Turku Medieval Market: researcher and popular history by Reima Välimäki


Reima Välimäki, postdoctoral researcher, TIAS

Like the previous blog post, https://blogit.utu.fi/collegia/2020/06/05/explaining-quantum-physics-with-arts-and-games/ my text discusses outreach: a part of a researcher’s work that might not be rewarded as a curriculum activity, but which is extremely rewarding in itself.

I am a medieval historian. Some of my research has been a very technical study of medieval manuscripts, their authorship, dating and provenance. Fundamental research, but not stuff for popular books. Yet, in addition to that, I have always felt that an academic historian’s duty is, in addition to research and teaching, to be an expert in the service of society. This means that one must be able to a certain extend to step outside one’s comfort zone, the narrow research area in which one publishes their journal articles.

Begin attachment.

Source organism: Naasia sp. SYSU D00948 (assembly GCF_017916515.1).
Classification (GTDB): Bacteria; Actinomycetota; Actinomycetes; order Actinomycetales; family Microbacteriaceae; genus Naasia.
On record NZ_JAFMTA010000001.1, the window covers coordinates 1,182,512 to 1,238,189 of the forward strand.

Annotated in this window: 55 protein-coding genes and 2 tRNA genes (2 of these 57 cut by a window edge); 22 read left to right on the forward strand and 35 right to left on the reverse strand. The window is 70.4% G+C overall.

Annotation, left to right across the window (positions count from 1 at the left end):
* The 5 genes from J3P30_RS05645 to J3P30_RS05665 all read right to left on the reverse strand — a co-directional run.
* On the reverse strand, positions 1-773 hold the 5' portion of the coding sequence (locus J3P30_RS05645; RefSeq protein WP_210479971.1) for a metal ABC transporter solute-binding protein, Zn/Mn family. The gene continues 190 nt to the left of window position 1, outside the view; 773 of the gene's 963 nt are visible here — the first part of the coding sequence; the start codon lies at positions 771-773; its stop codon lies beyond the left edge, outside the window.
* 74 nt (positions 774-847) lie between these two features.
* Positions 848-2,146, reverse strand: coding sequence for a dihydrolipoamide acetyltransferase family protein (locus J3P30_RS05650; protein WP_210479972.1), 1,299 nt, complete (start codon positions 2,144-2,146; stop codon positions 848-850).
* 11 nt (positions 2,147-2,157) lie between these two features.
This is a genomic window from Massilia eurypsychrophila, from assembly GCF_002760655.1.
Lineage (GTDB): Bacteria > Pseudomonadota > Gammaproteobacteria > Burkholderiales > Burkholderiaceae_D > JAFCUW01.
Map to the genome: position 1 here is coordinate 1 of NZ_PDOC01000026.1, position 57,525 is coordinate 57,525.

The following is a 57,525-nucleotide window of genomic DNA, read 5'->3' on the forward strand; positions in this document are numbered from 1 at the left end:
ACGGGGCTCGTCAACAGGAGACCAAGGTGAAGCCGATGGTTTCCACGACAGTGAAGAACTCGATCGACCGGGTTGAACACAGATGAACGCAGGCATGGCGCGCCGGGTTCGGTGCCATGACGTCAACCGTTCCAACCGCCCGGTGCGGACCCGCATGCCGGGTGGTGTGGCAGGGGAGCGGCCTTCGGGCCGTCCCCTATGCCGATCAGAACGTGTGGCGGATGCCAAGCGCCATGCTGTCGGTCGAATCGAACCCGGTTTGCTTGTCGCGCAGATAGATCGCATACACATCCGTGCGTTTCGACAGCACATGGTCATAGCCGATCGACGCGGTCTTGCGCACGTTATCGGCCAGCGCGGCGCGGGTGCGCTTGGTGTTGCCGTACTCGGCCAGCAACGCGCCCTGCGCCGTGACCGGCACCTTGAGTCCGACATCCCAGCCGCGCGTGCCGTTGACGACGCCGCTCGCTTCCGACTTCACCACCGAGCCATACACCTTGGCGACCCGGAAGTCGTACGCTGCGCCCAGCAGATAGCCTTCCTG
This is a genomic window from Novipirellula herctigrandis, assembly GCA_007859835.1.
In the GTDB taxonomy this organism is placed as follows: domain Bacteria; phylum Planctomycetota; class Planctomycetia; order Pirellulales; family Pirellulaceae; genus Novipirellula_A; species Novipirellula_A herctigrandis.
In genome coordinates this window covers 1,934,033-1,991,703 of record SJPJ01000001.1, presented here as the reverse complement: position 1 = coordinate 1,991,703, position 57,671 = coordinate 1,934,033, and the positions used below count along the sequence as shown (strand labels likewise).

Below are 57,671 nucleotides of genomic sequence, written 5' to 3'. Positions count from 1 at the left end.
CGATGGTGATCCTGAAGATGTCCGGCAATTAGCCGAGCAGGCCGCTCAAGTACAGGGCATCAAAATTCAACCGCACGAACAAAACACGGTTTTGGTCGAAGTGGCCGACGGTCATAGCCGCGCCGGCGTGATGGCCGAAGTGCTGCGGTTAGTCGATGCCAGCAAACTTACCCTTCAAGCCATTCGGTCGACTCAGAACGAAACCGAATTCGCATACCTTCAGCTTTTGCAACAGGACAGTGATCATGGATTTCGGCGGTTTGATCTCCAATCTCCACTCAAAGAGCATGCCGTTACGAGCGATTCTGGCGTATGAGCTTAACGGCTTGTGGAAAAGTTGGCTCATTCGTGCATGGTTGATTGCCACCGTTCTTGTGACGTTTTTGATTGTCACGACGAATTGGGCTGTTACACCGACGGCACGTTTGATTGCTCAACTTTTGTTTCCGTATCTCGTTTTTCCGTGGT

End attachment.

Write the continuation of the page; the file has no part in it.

For me, such an opportunity has been Turku Medieval Market, an annual medieval fair at the heart of historical Turku, in the Old Market Place near the Cathedral. It is the oldest and largest event of its kind in Finland and with its ca. 150 000 visitors one of the major summer events. Of course, not this year. As I am writing this, the Medieval Market is taking place online due to the COVID-19 restrictions. If you want to check it out, the programme is available also after the event days 25–28 June: http://keskiaikaisetmarkkinatverkossa.fi/

Image 1: Medieval Market attracts every year well over 100 000 visitors from Finland and abroad. Photo: Sami Maanpää/Keskiaikaiset markkinat

I can confess that the Medieval Market was one source of inspiration that led me to study history at the University of Turku. I first participated in the festival when I was in high school, and there has always been a connection between the Medieval Market and my academic career as a medieval historian. As a student, I was a trainee and later an employee at the production of the event. Then as a PhD student, I joined the board of the association organising the event. And now, as a postdoctoral researcher, I am the chairperson of the organising association, as well as the historical expert of the festival.